(NaturalNews) Can thinking positively drive people to make healthier food choices? According to experts, the answer is yes.
James Twyman, a bestselling author who believes people can attract everything they want in life, agrees that how people think can propel their life for better or worse. He feels that in addition to saying positive things (many people select mantras that they say repeatedly), individuals must also truly believe in what they are saying. In other words, what people think about what they say must be met with a genuine desire and belief in order for the desired outcome to be fully realized.
He's not alone. Esther Hicks, who encourages others with words of positivity stemming from the inspirational guidance of Abraham-Hicks, says that thoughts can guide us in ways people may not typically consider. Sure, winning the lottery might be nice, or falling in love with that certain someone would be dandy, but what about eating healthy foods?
How positive thoughts lead to healthy food choices
Hicks explains that positive thinking (or not) is directly related to the foods people choose to eat. People who regularly think bad, woe-is-me thoughts tend to want to fuel their bodies with things that are just as negative.
She explains that it all comes down to staying in tune with the body by "living harmoniously." Much of this has to do with taking responsibility that thoughts lead people to choose certain foods which either help or harm health. Therefore, she makes the argument that it isn't a specific food or set of foods that can be detrimental to health per se, but rather the mindset a person has in the first place that propels them to make bad eating decisions.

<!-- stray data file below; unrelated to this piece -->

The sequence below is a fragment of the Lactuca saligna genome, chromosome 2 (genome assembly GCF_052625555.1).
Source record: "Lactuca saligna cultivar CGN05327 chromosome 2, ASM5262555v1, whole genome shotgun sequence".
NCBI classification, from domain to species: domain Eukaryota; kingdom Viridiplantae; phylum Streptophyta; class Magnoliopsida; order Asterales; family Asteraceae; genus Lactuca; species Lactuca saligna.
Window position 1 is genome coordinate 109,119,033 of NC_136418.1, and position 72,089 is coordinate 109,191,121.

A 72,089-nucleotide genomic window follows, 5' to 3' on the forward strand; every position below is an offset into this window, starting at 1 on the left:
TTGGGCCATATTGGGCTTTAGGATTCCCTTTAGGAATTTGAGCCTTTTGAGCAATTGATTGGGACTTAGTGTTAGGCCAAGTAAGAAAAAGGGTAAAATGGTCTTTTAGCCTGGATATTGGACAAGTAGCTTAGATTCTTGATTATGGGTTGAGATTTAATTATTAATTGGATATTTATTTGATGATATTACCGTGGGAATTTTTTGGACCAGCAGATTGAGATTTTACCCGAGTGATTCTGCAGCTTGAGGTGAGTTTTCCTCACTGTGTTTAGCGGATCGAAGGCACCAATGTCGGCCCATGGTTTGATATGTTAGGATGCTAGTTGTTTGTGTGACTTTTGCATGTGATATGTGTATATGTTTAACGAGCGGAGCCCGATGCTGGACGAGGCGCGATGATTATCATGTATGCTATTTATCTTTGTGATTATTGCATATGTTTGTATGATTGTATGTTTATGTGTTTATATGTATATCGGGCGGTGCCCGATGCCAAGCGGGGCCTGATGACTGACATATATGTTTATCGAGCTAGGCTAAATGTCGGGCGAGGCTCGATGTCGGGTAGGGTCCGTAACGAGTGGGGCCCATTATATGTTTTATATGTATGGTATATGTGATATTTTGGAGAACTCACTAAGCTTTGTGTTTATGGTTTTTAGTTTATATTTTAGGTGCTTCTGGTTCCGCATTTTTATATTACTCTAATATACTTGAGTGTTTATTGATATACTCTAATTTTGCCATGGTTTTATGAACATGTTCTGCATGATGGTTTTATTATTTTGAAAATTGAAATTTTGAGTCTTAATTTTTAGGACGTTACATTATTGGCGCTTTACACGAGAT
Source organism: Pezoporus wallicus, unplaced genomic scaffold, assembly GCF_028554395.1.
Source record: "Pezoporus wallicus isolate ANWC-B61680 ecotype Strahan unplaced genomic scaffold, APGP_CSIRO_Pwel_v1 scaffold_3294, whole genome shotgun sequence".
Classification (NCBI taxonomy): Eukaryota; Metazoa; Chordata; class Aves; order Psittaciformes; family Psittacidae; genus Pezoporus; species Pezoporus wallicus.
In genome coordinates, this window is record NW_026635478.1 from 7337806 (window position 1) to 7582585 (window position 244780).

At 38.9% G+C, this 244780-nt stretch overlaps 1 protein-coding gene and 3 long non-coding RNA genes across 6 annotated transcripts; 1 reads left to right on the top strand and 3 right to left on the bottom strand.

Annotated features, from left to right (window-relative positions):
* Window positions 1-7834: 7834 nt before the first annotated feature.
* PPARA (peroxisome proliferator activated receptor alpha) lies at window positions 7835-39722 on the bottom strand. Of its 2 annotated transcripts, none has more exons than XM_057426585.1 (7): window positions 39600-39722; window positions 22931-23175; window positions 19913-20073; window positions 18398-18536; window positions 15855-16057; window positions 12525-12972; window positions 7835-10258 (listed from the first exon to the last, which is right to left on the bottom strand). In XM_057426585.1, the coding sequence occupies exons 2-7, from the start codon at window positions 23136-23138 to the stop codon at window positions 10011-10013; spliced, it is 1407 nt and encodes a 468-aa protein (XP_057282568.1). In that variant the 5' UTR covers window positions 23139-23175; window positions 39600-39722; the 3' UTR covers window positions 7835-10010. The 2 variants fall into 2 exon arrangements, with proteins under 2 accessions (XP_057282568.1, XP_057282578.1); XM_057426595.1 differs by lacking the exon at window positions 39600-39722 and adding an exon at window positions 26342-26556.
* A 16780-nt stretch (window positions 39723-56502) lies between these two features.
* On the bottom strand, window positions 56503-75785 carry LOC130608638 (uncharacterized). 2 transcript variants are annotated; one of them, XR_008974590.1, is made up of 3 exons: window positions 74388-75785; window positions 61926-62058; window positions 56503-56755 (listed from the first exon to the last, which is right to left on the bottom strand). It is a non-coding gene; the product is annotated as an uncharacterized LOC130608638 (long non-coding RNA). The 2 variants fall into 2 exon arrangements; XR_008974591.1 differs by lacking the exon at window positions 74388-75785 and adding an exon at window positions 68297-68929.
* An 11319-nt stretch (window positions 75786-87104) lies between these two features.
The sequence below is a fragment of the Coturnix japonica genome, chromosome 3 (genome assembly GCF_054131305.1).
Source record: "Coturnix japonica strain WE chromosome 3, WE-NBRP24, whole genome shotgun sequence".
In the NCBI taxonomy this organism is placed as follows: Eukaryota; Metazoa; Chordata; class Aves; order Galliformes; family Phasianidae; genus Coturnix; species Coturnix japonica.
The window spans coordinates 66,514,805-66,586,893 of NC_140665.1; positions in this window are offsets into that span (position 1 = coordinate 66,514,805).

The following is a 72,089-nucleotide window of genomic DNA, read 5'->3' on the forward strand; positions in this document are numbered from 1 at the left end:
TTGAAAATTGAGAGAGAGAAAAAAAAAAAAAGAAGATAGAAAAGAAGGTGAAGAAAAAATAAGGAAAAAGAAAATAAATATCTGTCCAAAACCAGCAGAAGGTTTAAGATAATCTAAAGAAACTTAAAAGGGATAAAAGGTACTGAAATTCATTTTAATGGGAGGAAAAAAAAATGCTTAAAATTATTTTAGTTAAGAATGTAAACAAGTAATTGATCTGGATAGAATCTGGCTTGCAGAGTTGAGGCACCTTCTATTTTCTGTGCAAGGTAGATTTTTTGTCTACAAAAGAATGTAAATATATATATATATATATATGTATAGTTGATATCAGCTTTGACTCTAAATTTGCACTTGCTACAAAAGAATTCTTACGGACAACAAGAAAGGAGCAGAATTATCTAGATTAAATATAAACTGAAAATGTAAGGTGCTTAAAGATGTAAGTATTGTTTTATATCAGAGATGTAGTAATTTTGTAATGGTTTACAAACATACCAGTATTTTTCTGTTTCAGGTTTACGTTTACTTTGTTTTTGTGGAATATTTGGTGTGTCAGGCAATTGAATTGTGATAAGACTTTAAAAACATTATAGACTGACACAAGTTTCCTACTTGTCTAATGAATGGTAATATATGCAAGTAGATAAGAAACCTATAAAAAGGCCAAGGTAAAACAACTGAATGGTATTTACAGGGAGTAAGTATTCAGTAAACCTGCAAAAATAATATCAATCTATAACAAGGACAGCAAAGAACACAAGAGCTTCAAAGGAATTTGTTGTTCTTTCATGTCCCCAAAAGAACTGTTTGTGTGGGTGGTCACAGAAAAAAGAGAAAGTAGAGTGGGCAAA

Therefore, Hicks says people should "stop the 'outside-in' approach" of making lists of what foods we should eat and instead "get in alignment with who [we] really are and let who we really are choose [our] food."
Studies published in the Journal of Food Psychology reinforce what these experts say. Researchers at Cornell University Food and Brand Lab found that people eat " . . . healthy or indulgent foods depending on whether they are in a good or a bad mood" and that ". . . individuals in positive moods who make healthier food choices are often thinking more about future health benefits than those in negative moods, who focus more on the immediate taste and sensory experience."
Now, pass that bowl of fresh, organic fruit please!
About the author: A science enthusiast with a keen interest in health nutrition, Antonia has been intensely researching various dieting routines for several years now, weighing their highs and their lows, to bring readers the most interesting info and news in the field. While she is very excited about a high raw diet, she likes to keep a fair and balanced approach towards non-raw methods of food preparation as well.